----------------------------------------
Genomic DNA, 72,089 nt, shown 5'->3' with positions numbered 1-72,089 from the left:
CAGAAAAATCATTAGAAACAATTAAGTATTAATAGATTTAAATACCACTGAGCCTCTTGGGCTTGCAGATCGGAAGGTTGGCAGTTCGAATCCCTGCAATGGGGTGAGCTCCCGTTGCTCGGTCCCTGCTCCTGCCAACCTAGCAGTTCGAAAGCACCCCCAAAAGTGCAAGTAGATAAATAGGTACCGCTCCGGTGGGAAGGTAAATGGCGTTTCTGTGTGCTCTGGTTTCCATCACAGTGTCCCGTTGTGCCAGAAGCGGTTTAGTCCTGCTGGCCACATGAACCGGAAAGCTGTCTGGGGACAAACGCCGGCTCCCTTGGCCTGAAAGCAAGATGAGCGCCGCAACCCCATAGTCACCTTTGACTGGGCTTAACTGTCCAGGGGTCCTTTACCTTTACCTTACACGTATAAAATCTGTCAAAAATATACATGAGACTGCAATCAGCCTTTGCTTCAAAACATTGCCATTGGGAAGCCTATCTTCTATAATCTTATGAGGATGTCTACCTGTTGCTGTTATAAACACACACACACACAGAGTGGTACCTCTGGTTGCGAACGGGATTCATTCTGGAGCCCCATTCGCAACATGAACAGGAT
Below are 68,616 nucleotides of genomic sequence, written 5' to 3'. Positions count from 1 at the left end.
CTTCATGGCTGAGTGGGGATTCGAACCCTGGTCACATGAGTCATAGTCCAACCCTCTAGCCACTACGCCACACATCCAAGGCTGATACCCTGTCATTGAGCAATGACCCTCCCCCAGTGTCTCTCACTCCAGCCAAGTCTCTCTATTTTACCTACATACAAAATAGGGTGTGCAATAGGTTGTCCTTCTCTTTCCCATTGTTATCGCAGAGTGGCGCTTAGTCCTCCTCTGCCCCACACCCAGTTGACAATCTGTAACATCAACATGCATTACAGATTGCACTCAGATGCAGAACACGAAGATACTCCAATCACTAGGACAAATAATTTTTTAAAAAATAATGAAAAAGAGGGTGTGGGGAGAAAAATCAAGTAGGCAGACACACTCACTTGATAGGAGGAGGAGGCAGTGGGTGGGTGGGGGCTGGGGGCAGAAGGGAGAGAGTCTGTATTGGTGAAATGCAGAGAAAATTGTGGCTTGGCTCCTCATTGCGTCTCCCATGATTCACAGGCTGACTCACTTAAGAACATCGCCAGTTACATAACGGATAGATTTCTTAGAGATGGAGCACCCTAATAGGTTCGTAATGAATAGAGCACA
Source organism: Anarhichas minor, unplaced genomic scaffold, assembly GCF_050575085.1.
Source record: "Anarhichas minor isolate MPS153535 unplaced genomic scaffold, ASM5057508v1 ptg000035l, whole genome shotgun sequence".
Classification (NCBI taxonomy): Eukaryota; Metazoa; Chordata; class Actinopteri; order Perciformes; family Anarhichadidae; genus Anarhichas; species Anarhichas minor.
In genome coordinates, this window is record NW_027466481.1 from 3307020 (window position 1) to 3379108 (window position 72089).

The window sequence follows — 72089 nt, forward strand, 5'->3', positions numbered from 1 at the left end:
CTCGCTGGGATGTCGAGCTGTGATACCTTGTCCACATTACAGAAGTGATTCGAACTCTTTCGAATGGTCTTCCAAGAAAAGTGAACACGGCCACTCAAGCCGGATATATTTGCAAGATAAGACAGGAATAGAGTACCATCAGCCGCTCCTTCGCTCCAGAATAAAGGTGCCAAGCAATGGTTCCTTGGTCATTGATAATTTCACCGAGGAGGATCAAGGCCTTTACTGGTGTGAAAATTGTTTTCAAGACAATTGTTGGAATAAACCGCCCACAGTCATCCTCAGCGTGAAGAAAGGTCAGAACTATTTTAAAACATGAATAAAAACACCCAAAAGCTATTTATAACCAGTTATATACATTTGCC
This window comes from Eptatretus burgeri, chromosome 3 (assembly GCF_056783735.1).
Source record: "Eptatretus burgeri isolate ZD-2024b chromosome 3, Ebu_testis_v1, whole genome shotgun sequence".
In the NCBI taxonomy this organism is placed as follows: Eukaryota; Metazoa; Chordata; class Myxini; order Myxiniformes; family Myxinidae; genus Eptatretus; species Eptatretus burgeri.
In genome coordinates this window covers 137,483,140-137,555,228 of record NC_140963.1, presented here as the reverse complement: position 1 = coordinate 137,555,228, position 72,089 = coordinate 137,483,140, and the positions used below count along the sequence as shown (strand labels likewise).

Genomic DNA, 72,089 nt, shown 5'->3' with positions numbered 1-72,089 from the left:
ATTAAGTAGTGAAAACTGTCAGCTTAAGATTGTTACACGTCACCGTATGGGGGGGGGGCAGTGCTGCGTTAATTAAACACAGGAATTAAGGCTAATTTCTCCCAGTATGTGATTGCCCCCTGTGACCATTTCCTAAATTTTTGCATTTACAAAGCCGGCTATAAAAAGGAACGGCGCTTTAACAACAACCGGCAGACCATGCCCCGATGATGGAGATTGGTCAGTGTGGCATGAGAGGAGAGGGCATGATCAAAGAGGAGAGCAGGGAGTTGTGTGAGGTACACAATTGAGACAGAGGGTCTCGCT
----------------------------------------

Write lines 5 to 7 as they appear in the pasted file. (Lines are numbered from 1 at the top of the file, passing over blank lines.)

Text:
Source organism: Anarhichas minor, unplaced genomic scaffold, assembly GCF_050575085.1.
Source record: "Anarhichas minor isolate MPS153535 unplaced genomic scaffold, ASM5057508v1 ptg000035l, whole genome shotgun sequence".
Classification (NCBI taxonomy): Eukaryota; Metazoa; Chordata; class Actinopteri; order Perciformes; family Anarhichadidae; genus Anarhichas; species Anarhichas minor.